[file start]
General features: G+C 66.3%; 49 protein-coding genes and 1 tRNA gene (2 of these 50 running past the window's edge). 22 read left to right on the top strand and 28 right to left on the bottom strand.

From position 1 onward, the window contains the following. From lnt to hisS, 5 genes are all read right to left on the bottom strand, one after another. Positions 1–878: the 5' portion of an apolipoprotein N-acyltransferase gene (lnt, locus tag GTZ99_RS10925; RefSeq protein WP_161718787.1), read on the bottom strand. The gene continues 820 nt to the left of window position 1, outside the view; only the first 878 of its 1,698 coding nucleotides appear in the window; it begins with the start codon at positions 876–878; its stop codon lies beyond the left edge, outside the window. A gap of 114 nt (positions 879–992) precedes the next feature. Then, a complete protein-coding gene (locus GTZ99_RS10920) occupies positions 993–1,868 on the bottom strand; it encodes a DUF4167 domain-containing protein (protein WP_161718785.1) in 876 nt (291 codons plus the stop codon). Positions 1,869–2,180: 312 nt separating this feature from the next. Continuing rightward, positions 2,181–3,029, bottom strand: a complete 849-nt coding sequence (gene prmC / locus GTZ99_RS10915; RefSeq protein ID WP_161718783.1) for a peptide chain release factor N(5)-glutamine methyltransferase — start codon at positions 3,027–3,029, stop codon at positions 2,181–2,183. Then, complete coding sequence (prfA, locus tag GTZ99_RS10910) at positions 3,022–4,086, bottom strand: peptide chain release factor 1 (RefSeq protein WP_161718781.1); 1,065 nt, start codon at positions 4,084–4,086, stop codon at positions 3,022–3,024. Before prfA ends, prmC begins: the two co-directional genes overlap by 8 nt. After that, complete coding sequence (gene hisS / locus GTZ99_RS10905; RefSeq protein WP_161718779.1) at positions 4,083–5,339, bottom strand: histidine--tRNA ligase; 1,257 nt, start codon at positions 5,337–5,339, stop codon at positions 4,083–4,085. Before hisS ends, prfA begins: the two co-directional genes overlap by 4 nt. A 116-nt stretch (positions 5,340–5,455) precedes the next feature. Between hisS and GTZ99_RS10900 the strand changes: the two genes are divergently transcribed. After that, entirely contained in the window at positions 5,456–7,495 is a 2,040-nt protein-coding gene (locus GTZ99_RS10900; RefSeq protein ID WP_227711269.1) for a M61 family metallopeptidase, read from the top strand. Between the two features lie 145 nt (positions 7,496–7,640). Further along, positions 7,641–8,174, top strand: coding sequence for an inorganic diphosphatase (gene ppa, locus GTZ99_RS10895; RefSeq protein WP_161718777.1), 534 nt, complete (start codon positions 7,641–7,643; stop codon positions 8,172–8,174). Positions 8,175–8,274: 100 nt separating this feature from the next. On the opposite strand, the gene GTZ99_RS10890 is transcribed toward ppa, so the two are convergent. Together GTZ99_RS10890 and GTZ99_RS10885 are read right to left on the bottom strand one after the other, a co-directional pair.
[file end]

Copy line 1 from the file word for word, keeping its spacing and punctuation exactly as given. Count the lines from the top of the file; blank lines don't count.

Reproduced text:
General features: G+C 66.3%; 49 protein-coding genes and 1 tRNA gene (2 of these 50 running past the window's edge). 22 read left to right on the top strand and 28 right to left on the bottom strand.